Mechanisms of pediatric trauma deaths in Canada and the United States: the role of firearms

J Trauma. 2004 Jun;56(6):1286-90. doi: 10.1097/01.ta.0000068240.42586.f6.

Abstract

Background: This study aimed to determine whether firearms are a more prevalent cause of pediatric death in the United States than in Canada.

Methods: All pediatric trauma deaths from 1991 to 1996 in Ontario and Missouri were reviewed. Socioeconomic data were compiled for the two jurisdictions.

Results: During the period reviewed, there were 1,146 pediatric trauma deaths in Ontario (10.4 per 100,000 population) and 1,782 in Missouri (32.4 per 100,000 population). Firearm injuries accounted for 19% of the trauma deaths in Missouri and 0.5% of such deaths in Ontario. Overall, a child was 100 times more likely to die of firearm injury in Missouri (6 per 100,000 population) than in Ontario (0.06 per 100,000 population). The incidences of violent acts unrelated to firearms were similar between the two groups. Both populations were similar in terms of socioeconomic and education parameters, but differed in their rates for guns carried.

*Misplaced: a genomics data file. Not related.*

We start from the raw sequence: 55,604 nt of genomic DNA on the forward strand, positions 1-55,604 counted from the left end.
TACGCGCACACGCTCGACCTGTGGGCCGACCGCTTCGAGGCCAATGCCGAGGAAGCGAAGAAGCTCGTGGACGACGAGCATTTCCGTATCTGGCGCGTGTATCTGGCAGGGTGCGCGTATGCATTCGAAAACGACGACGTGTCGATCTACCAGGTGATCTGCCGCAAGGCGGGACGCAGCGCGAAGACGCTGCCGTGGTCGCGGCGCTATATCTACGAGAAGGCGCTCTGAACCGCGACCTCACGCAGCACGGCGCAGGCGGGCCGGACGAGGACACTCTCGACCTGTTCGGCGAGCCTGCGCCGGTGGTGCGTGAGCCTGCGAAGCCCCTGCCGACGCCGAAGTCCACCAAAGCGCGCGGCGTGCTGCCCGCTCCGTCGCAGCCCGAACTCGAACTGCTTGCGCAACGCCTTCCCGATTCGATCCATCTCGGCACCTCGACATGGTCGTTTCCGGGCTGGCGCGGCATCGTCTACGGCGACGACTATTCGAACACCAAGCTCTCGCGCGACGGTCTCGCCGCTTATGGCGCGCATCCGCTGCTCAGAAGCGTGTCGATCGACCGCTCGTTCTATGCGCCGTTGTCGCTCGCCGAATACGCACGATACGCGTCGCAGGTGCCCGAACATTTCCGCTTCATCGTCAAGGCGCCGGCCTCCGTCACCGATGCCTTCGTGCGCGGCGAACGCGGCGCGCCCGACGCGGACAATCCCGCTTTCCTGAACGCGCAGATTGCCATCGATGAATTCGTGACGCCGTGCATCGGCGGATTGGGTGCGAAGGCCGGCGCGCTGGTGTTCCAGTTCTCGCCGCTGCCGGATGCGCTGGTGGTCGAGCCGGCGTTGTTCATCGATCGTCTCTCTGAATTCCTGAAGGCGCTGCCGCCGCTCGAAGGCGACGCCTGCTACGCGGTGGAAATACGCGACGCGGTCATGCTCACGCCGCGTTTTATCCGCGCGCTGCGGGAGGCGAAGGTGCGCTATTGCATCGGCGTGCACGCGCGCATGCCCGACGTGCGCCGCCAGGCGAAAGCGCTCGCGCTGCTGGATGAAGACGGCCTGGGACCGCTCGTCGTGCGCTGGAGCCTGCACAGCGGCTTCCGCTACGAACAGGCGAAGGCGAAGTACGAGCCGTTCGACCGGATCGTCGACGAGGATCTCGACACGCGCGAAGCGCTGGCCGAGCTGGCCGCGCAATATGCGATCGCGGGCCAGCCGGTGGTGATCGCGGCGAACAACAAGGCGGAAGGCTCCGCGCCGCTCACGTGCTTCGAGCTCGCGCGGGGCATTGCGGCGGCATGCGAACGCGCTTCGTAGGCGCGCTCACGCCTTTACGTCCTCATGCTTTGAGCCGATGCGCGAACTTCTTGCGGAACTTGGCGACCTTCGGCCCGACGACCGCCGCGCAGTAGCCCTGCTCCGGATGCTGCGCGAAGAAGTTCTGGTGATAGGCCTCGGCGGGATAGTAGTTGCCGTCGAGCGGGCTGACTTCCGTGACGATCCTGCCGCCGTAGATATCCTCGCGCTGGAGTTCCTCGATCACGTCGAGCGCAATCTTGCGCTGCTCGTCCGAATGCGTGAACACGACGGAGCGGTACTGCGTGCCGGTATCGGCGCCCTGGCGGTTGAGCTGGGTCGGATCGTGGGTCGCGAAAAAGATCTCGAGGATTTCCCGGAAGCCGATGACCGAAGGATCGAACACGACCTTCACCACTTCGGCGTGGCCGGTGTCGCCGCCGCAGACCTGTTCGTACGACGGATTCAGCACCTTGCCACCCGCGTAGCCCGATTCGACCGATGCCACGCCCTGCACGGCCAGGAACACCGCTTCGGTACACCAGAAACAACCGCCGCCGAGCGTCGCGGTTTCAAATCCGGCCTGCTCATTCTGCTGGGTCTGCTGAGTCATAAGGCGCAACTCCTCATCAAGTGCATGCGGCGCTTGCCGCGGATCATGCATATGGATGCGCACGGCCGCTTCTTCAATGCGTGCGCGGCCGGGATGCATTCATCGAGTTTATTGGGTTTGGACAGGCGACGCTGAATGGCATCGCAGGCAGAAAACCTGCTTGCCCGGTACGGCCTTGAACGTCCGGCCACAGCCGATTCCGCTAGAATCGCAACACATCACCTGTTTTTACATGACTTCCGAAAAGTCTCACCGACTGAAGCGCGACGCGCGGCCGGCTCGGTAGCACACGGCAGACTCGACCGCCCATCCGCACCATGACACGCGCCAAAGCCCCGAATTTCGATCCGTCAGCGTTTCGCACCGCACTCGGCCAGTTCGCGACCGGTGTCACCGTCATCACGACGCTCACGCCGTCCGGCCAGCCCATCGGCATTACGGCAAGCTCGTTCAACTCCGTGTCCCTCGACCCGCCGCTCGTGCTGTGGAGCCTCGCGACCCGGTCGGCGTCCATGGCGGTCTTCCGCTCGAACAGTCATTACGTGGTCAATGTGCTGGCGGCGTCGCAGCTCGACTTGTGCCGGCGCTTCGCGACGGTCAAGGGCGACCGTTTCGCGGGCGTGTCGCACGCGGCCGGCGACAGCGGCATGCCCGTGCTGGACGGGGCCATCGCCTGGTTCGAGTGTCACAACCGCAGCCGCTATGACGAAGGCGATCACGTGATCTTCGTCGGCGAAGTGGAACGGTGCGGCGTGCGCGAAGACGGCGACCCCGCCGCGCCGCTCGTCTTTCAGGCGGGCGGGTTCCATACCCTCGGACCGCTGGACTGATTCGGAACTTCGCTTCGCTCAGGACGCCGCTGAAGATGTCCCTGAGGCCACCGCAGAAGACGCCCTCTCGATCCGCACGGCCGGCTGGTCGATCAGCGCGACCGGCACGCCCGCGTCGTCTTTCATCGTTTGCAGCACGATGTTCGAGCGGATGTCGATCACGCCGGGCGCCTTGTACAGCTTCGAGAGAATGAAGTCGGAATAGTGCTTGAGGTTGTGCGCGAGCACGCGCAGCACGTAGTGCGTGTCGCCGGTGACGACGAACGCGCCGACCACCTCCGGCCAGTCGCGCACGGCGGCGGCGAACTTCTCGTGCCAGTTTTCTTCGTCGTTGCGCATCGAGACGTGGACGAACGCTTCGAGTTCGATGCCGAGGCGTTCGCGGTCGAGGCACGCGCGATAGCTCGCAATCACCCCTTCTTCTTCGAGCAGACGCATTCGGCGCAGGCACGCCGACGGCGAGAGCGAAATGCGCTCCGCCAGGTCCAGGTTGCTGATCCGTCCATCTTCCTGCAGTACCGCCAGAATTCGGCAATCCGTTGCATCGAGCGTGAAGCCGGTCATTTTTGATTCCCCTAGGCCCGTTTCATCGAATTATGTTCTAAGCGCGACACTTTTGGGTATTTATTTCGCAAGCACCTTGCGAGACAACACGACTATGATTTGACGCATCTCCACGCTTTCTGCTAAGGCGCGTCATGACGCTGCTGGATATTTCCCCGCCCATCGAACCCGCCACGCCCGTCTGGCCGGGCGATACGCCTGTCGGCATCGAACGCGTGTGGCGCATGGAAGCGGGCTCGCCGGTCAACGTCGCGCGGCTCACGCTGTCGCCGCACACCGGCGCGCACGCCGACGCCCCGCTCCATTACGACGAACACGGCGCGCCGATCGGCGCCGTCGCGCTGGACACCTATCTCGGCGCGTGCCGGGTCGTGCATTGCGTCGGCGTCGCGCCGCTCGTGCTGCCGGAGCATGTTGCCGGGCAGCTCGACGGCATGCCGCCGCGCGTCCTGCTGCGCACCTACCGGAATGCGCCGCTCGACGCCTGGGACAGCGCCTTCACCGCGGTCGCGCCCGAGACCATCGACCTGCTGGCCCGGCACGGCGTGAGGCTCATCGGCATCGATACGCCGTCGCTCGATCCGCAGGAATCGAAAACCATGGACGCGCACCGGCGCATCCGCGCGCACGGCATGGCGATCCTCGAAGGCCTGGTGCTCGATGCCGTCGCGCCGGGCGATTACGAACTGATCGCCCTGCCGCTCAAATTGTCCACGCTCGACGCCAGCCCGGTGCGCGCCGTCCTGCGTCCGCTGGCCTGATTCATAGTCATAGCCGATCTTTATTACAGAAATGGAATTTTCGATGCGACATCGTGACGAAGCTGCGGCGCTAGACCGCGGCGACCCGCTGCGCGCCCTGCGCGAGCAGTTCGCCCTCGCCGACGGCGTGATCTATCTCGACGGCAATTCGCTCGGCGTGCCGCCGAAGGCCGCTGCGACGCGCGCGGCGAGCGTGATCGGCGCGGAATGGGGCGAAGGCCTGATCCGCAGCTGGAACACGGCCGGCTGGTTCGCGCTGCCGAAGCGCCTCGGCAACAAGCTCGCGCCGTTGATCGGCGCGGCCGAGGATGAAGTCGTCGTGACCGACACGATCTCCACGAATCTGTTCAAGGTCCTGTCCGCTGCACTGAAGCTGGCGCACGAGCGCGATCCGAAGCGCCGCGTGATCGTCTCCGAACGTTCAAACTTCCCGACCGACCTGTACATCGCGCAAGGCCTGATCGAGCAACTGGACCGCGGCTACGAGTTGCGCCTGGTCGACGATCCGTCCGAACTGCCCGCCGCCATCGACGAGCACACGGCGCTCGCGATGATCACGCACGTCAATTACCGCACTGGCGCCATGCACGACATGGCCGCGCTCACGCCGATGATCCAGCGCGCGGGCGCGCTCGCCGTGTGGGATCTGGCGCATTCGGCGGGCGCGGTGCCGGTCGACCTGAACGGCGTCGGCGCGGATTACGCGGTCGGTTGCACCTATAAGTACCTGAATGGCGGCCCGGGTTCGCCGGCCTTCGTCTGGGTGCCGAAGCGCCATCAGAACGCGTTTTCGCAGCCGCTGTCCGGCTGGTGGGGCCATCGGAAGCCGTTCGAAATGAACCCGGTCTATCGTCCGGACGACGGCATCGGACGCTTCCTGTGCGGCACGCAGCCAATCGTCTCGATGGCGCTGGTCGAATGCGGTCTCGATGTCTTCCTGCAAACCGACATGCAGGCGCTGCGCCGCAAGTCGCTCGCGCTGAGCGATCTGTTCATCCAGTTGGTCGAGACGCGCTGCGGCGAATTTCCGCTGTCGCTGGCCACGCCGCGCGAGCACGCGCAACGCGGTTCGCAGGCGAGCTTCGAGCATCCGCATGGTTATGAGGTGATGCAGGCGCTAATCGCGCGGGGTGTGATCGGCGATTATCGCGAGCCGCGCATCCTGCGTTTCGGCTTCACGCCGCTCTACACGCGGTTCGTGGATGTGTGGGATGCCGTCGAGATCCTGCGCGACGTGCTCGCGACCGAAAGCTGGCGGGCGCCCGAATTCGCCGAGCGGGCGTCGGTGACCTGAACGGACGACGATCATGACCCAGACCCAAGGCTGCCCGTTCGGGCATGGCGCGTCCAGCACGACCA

Conclusion: The significantly higher death rate from firearm injuries in Missouri likely reflects differing gun control attitudes and legislation, and provides a rationale for prevention and future investigation.

MeSH terms

  • Child
  • Firearms / legislation & jurisprudence
  • Firearms / statistics & numerical data*
  • Humans
  • Missouri / epidemiology
  • Ontario / epidemiology
  • Retrospective Studies
  • Socioeconomic Factors
  • Wounds, Gunshot / mortality*